America: World leader in incarceration

US prisoners exceed 2.3 million, or equivalent to the entire population of Latvia. Is anyone discussing this?

Only people like Albert Hunt of Bloomberg, it seems, are prepared to draw attention to America's huge prison population and the damage it wreaks on society there. None of the presidential contenders raises the topic, a solution to which is essential. It almost never comes up for discussion.

Locking people away from families, so that one in nine young blacks are raised with one parent absent in prison, will hardly enable the young to appreciate the value of family life. Yet 60% of all prisoners are African-American or hispanic in a country where those minorities account for less than one third of all people. And it costs something like US$50,000 per year to jail someone. Surely that money could be better spent?

America has locked up more people than the 35 top European countries combined, writes Hunt, who goes on to mention that the US accounts for a "quarter of the planet's prisoners". 

The following list is one in which, I suggest, a country would not wish to rank highly. Incarceration rates per 100,000 population in selected countries are:

United States 743 (world rank No.1)
Russian Federation 550 (world rank No.3)
Barbados 354 (world rank No.20)
South Africa 316 (world rank No.31)
Latvia 314 (world rank No.33)
Iran 291 (world rank No.38)
Brazil 253 (world rank No.50)
Mexico 200 (world rank No.64)
New Zealand 199 (world rank No.65)
Columbia 181 (world rank No.73)
Jamaica 174 (world rank No.78)
Turkey 168 (world rank No.80)
Spain 155 (world rank No.89)
Argentina 151 (world rank No.95)
Malaysia 138 (world rank No.105)
Australia 133 (world rank No.111) 
China 122 (world rank No.117)
Kenya 120 (world rank No.122)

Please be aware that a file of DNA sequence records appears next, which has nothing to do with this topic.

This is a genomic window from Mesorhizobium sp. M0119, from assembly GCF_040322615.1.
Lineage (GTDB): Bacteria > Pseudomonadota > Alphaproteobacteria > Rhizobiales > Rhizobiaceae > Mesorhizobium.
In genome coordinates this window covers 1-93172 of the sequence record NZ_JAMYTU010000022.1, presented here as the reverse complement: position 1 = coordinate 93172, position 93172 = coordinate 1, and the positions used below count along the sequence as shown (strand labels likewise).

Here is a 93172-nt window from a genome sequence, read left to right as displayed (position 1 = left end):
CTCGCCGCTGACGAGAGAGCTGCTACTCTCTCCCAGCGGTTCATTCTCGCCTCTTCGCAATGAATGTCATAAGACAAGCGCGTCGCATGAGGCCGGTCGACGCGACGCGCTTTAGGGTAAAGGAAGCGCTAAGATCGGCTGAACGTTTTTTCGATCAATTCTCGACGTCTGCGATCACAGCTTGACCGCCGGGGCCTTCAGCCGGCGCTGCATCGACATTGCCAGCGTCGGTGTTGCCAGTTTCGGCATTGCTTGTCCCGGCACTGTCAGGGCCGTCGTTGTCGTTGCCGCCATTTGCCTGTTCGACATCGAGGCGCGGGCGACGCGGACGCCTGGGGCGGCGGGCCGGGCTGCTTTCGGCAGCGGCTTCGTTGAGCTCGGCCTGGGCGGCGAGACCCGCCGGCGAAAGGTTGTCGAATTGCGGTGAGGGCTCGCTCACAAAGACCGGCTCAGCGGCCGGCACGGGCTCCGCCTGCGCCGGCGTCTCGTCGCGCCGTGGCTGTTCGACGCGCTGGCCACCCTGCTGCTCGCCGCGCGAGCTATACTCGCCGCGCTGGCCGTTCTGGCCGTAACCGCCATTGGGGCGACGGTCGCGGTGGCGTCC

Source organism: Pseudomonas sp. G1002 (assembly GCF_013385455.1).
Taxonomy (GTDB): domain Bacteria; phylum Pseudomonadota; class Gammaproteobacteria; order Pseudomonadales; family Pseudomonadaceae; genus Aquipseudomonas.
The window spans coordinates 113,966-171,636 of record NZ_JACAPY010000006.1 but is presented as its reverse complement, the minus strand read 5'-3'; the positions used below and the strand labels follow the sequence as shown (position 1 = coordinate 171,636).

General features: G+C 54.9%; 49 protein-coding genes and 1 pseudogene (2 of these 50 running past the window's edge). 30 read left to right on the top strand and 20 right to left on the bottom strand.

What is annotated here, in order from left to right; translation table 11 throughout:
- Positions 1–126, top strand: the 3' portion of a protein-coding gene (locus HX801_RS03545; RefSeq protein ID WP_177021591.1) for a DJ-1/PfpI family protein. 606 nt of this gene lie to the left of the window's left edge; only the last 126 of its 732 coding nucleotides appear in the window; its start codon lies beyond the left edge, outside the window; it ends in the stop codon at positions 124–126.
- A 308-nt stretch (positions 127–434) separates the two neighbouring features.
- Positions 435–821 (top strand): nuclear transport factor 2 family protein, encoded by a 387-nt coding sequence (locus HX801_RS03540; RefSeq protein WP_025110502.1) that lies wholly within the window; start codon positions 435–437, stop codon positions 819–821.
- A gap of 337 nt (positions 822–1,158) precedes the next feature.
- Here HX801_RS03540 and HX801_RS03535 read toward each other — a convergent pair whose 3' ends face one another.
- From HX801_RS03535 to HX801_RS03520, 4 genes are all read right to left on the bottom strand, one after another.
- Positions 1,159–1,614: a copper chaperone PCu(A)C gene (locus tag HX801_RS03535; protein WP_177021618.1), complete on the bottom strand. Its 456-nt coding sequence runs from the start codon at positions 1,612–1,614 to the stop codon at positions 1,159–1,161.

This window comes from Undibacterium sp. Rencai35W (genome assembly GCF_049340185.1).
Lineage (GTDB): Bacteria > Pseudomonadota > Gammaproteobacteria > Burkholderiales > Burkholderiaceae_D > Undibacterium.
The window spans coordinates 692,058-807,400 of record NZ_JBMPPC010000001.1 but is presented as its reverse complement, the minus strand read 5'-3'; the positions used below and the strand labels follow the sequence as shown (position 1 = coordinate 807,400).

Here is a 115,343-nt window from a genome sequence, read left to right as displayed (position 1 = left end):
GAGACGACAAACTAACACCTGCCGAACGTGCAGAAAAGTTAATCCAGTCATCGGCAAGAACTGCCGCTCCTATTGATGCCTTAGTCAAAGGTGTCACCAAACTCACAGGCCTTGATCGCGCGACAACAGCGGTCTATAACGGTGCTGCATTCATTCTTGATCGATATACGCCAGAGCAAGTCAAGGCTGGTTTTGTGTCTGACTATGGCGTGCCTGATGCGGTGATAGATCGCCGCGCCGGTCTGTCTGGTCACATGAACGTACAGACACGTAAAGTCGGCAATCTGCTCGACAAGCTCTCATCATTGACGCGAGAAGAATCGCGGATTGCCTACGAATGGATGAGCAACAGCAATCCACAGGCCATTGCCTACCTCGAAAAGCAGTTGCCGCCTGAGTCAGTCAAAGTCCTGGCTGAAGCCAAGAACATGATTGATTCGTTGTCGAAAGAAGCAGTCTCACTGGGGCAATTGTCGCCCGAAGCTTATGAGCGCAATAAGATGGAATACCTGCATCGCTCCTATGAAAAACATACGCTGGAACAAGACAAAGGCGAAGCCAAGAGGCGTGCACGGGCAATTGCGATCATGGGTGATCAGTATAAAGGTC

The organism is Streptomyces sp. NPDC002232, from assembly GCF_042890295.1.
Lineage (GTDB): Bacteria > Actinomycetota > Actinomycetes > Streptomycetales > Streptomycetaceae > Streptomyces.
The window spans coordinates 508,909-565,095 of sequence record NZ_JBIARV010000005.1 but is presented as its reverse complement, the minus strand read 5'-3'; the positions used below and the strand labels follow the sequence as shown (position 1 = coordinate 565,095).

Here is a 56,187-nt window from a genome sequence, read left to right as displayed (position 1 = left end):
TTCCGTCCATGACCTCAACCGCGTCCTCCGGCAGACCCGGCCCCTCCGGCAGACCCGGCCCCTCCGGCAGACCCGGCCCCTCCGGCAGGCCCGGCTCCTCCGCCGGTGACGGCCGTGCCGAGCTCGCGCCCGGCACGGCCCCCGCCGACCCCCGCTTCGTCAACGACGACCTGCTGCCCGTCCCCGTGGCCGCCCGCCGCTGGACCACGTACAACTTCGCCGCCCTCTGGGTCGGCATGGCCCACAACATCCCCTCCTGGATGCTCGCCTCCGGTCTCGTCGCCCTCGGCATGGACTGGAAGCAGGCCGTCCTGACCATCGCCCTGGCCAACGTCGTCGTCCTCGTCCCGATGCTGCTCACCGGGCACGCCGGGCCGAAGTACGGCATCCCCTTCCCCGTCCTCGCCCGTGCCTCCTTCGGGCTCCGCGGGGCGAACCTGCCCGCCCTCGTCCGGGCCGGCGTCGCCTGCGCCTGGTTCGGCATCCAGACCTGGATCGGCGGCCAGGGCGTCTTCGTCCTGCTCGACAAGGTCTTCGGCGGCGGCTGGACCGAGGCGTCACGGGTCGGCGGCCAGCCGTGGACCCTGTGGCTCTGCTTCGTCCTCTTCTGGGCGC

Canada 117 (world rank No.128)
Italy 110 (world rank No.133)
Philippines 110 (world rank No.133)
France 109 (world rank No.136)
Netherlands 94 (world rank No.148)
United Kingdom 92 (world rank No.152)
Germany 87 (world rank No.155)
Egypt 81 (world rank No.160) 
Sweden 78 (world rank No.163)
Indonesia 59 (world rank No.185) 
Japan 58 (world rank No.188)
Syria 58 (world rank No.188)
Ghana 56 (world rank No.191)
India 31 (world rank No.208)
Nigeria 31 (world rank No.208) 

Source: World Prison Brief of the International Centre for Prison Studies, a partner of the University of Essex.

Long ago in America there must have been a policy of sweeping away problems out of sight. But finding a solution appears never to have been of paramount concern. As long as the US economy grew, the cost of incarcerating unsocial elements was sustainable.

Now that debt-laden America struggles to balance its books, perhaps politicians will rethink this damaging social policy. It really can't be productive to sustain such a system, either for the district left bereft of its adults, or for the prisoners themselves. Prisons are crowded, violent and dangerous. Recividism remains "stubbornly high" maintains the Pew Trust, an NGO.

So the policy is failing. Surely the time is now to correct it? A strategy of engagement, education, and inner city development must surely be preferable to the persistent drain on the average state's coffers of something like US$50bn per year spent on corrections.

As Hunt points out, the jail population remains high because longer prison terms are awarded, not because crime rates have soared. In fact, American crime rates are dropping. Quoting Stephen Mauer of the Sentencing Project, a research and advocacy group, the New York Times reported three years ago "burglars in the United States serve an average of 16 months in prison ... compared with 5 months in Canada and 7 months in England."

Is Barack Obama up to raising the issue during the election campaign? Or is the prospect of releasing ex-cons onto the streets too much for America to bear?

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